Tor at the Heart: GlobaLeaks

During the month of December, we're highlighting other organizations and projects that rely on Tor, build on Tor, or are accomplishing their missions better because Tor exists. Check out our blog each day to learn about our fellow travelers. And please support the Tor Project! We're at the heart of Internet freedom. Donate today!

GlobaLeaks

GlobaLeaks is an open source whistleblowing framework that empowers anyone to easily set up and maintain a whistleblowing platform. GlobaLeaks focuses on portability and accessibility and can help many different types of users—media organizations, activist groups, corporations and public agencies—set up their own submission systems. It is a web application running as a Tor Hidden Service that whistleblowers and journalists can use to anonymously exchange information and documents. Started in 2011 by a group of Italians, the project is now developed by the Hermes Center for Transparency and Digital Human Rights.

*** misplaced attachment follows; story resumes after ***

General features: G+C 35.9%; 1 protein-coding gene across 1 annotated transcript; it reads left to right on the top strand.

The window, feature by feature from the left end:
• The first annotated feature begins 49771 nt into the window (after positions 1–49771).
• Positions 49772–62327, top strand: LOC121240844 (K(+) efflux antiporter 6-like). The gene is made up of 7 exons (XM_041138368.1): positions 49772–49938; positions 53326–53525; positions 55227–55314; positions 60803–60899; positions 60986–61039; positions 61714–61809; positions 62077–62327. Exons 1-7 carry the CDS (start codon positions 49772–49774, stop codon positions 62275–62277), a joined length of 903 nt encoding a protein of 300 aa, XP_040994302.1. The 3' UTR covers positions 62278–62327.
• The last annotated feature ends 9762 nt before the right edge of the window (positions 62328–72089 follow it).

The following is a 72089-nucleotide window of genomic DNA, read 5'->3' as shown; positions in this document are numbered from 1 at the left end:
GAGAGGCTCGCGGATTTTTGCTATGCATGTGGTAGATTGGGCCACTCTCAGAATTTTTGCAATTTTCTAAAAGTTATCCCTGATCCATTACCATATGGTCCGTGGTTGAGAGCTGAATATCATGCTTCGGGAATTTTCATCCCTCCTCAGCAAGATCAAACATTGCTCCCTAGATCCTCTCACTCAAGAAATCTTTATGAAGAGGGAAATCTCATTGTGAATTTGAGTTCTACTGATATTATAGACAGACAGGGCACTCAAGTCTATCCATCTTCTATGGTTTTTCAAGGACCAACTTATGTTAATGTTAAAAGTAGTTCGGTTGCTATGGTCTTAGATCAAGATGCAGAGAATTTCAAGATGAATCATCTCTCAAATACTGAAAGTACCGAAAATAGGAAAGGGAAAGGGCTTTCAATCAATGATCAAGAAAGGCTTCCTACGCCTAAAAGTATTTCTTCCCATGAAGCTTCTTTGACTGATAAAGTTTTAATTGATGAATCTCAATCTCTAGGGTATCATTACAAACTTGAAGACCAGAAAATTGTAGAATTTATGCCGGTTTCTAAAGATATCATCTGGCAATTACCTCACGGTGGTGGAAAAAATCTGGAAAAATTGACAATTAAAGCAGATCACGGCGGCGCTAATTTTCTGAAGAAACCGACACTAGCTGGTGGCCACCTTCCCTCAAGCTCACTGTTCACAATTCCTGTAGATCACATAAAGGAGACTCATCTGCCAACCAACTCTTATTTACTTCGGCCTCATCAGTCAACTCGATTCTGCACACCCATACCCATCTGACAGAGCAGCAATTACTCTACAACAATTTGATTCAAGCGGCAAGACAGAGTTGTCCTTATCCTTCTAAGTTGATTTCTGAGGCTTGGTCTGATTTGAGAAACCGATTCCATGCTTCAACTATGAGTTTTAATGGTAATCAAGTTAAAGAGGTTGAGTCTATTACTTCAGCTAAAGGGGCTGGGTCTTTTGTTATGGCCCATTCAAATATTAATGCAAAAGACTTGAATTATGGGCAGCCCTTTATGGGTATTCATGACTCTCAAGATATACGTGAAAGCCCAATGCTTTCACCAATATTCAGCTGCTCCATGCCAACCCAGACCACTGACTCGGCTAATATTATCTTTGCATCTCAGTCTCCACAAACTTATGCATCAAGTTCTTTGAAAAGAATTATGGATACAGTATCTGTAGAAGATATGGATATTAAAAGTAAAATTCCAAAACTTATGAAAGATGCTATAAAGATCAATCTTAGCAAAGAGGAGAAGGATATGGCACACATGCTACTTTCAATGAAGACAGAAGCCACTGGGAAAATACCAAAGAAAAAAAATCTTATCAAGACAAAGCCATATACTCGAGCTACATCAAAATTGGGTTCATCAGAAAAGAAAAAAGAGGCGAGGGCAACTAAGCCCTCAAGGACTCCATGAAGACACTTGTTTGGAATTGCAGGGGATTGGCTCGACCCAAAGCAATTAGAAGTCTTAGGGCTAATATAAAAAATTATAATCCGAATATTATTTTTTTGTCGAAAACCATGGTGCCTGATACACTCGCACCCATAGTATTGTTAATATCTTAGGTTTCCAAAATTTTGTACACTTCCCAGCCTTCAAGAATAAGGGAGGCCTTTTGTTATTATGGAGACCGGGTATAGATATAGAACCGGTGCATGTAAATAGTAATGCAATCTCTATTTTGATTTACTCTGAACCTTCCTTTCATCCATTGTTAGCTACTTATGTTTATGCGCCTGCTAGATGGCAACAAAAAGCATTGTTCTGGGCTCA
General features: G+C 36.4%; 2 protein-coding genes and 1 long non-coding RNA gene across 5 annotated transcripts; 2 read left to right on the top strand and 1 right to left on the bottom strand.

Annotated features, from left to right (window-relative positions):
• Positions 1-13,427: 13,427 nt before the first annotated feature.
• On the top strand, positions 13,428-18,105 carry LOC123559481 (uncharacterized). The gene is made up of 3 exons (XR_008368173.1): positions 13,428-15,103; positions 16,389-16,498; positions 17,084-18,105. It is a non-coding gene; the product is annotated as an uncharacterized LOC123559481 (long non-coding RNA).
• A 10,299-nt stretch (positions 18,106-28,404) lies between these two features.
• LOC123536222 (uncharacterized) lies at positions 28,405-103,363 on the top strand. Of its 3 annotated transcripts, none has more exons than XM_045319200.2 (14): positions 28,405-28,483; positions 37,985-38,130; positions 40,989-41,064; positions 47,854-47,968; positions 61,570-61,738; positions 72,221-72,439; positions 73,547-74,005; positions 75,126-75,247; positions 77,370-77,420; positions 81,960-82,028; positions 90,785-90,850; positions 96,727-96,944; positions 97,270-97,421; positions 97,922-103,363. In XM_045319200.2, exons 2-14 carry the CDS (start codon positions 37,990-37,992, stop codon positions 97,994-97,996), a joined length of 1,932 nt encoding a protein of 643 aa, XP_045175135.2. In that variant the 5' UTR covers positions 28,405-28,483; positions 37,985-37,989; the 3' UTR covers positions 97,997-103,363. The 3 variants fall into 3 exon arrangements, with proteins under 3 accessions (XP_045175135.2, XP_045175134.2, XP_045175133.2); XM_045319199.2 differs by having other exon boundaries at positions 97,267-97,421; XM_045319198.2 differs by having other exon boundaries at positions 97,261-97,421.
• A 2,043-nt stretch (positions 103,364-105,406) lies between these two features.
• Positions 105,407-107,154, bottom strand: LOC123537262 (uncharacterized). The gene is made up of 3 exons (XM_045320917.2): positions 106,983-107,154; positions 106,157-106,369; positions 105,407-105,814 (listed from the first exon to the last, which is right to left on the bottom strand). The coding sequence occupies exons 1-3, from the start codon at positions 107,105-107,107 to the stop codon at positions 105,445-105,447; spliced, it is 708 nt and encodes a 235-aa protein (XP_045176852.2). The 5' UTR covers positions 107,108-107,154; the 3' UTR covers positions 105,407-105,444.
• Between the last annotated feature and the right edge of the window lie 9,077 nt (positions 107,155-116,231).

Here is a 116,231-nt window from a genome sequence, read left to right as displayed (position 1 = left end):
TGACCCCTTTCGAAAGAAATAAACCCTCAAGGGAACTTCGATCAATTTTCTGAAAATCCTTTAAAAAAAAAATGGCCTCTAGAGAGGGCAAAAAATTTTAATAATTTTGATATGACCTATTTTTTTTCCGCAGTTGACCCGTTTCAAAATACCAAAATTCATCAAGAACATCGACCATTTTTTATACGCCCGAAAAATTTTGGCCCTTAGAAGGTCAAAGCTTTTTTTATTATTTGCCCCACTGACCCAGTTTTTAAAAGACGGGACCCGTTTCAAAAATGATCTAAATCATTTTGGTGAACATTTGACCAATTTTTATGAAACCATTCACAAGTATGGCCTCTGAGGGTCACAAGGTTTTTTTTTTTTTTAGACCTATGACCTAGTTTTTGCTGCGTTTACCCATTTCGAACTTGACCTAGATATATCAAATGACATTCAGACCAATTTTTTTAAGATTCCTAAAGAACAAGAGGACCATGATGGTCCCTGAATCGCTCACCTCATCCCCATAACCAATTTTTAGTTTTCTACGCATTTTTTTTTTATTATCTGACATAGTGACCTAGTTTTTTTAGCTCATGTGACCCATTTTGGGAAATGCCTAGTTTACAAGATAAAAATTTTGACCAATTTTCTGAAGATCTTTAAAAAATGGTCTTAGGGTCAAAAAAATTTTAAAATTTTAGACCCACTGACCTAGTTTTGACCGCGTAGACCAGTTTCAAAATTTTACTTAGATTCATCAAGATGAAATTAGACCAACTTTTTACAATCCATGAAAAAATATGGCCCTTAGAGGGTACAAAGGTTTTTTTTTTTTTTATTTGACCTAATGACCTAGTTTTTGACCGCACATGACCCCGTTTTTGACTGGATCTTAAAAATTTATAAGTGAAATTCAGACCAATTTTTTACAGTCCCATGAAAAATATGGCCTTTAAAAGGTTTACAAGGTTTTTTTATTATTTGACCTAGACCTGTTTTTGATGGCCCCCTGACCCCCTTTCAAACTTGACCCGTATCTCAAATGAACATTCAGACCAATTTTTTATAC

One of the main goals of GlobaLeaks is to provide a configurable system to meet the needs of under-resourced groups and activists who are communicating in their native languages. By default the platform enforces a strict data deletion policy, encryption of file content on disk, and routing of all network requests through the Tor Network. But configurability allows implementing organizations to make choices about how they engage in the process. The tool makes it easy to choose what languages to use, how long data is stored on the system, and the questions a source must answer before they create a submission.

To date over 60 organizations in more than 20 languages have used GlobaLeaks to set up whistleblowing systems. Investigative journalists are using it to produce evidence in controversial stories, NGOs and public agencies are using it to better handle their communication with sources, and we have even seen businesses adopt the tool to handle internal corruption reporting.

At the end of 2015 Ecuador Transparente, a GlobaLeaks user, uncovered political manipulation by state organizations. MexicoLeaks has produced award winning journalism while fighting local corruption with the help of the software. You can even see how the Elephant Action League uses the software to combat wildlife crime in the documentary The Ivory Game.